Paul Verlaine

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If all "art," as Walter Pater wrote, "constantly aspired towards the condition of music," Verlaine, impatiently rejecting the idea of a circuitous path to perfection, wanted his poetry to be music. Indeed,…
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If all "art," as Walter Pater wrote, "constantly aspired towards the condition of music," Verlaine, impatiently rejecting the idea of a circuitous path to perfection, wanted his poetry to be music. Indeed, the great French poet opened his "Art poétique" with the laconic command: "De la musique avant toute chose" (Music before all else). In other words, Verlaine, unlike poets who wrote musical, or musically inspired, poetry, wrote poetry which possessed certain qualities, such as fluidity, ambivalence, tonal richness, euphony, melodiousness, precise imprecision, and otherworldly beauty, which are usually associated with pure music.

Born in 1844, Verlaine started his career as a poet with two notable collections, Poèmes saturniens (1866) and Fêtes galantes (1869), which, although influenced by Baudelaire, exhibit an extraordinary originality and poetic inventiveness which set Verlaine apart from schools and movements. The imaginary world of Fêtes galantes, an ethereal, crepuscular in which commedia dell'arte characters move, mysteriously, in landscapes conjuring up Watteau's subtle, luxuriantly seductive art.

While Debussy wrote some of his exquisite songs under the guidance, one could say, of Verlaine's muse, compositions exemplified by the first book of Fêtes galantes, which include the second version of Clair de lune, the composer with the greatest affinity with Verlaine is Gabriel Fauré. This affinity, demonstrated in many compositions, inluding Fauré's song cycle La bonne chanson, became clearly evident in Fauré Clair de lune, his first setting of a poem by Verlaine. Verlaine and Fauré, as Jean-Michel Nectoux observed, both sought the perfect, and often indefinable, balance between words and sounds, a fragile balance in which the imprecision of music sheds a mysterious, revelatory light on the magical precision of the poetic word. Indeed, Verlaine's poem, which opens with the words "Your soul is an exquisite landscape," may have seduced Fauré into modulating into a minor key as the poet sang of a "minor mode," but Verlaine's poetry, particularly in Fauré's settings, always inspires the musician to transcend the given poetic text, thereby unearthing the hidden essence which is often inaccessible to the casual reader or listener.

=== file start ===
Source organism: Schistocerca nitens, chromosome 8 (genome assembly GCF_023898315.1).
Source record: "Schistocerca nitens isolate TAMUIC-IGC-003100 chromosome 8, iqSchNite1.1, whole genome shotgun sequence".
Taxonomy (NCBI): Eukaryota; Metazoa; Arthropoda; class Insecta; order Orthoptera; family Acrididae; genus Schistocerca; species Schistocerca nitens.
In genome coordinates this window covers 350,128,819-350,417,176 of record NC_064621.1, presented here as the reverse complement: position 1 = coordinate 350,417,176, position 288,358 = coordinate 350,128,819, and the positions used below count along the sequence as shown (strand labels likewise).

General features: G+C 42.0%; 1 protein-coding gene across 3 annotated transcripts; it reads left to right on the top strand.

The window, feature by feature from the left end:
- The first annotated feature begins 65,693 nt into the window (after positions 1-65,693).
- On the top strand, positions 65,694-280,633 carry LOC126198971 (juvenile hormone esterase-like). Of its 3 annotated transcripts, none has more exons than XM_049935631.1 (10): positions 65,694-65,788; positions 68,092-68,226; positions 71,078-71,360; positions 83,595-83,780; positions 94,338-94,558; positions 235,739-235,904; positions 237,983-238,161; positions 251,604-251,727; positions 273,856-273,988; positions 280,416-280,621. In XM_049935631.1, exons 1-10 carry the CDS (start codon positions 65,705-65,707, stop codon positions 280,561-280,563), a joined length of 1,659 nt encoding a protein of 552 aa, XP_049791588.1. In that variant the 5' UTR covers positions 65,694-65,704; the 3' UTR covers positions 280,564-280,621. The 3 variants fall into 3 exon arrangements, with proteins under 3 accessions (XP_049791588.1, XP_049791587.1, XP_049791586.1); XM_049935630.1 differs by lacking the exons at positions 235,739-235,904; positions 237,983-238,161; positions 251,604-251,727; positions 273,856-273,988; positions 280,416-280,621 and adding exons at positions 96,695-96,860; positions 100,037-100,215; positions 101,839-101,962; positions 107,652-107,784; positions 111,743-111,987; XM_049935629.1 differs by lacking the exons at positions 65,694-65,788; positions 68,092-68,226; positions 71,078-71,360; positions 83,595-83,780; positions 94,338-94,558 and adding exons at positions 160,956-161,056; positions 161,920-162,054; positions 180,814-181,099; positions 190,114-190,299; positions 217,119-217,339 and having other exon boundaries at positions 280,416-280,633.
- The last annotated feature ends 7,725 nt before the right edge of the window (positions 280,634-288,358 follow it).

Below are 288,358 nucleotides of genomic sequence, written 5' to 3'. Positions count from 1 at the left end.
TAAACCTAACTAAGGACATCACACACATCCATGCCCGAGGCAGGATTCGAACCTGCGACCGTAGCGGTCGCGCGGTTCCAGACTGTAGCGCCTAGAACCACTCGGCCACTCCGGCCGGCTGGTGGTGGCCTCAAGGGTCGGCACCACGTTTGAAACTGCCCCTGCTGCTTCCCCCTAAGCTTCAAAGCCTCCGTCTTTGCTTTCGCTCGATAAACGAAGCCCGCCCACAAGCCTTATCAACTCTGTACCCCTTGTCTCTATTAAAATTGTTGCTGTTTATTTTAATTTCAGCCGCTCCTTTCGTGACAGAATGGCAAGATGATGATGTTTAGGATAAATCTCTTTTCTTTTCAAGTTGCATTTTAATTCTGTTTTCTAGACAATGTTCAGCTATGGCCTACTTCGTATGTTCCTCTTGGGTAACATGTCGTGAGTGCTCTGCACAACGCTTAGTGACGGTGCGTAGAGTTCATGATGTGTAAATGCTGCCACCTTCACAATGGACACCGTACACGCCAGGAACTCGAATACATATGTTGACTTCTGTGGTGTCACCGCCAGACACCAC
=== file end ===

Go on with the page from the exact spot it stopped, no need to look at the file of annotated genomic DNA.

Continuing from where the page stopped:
In 1887, when Fauré composed Claire de lune, Verlaine was in a desperate situation, struggling with poverty and alcoholism. The poet had married in 1870, but any attempt to lead a stable life seemed doomed. Thus, while Verlaine's passionate involvement in Paris Commune, in 1871, ended with the Commune's destruction, the allure of a bohemian existence remained omnipresent and permanent. A typical episode of this type of bohemian life was Verlaine tempestuous friendship with the young Arthur Rimbaud. The friendship between the two great poets was turbulent, euphoric, extreme, and violent: in 1873, Verlaine shot his friend in an attempt to kill him. Fortunately, the wound was not lethal. As a result of this violent act, Verlaine was sentenced to prison, where he embraced Catholicism and repudiated his association with the Paris Commune. Written in 1874, Verlaine's collection Romances sans paroles not only continues his musical exploration language but also offers, in the poem "Crimen amoris" (A Crime of Love), a moving, remorseful, religious explanation of his destructive attachment to Rimbaud. Jadis and naguère (Once and Yesterday), published in 1884, include "Art poétique," the quintessential poem which illuminates Verlaine's entire oeuvre. Unable to escape the demons of alcohol and despair, Verlaine died in poverty, in 1896.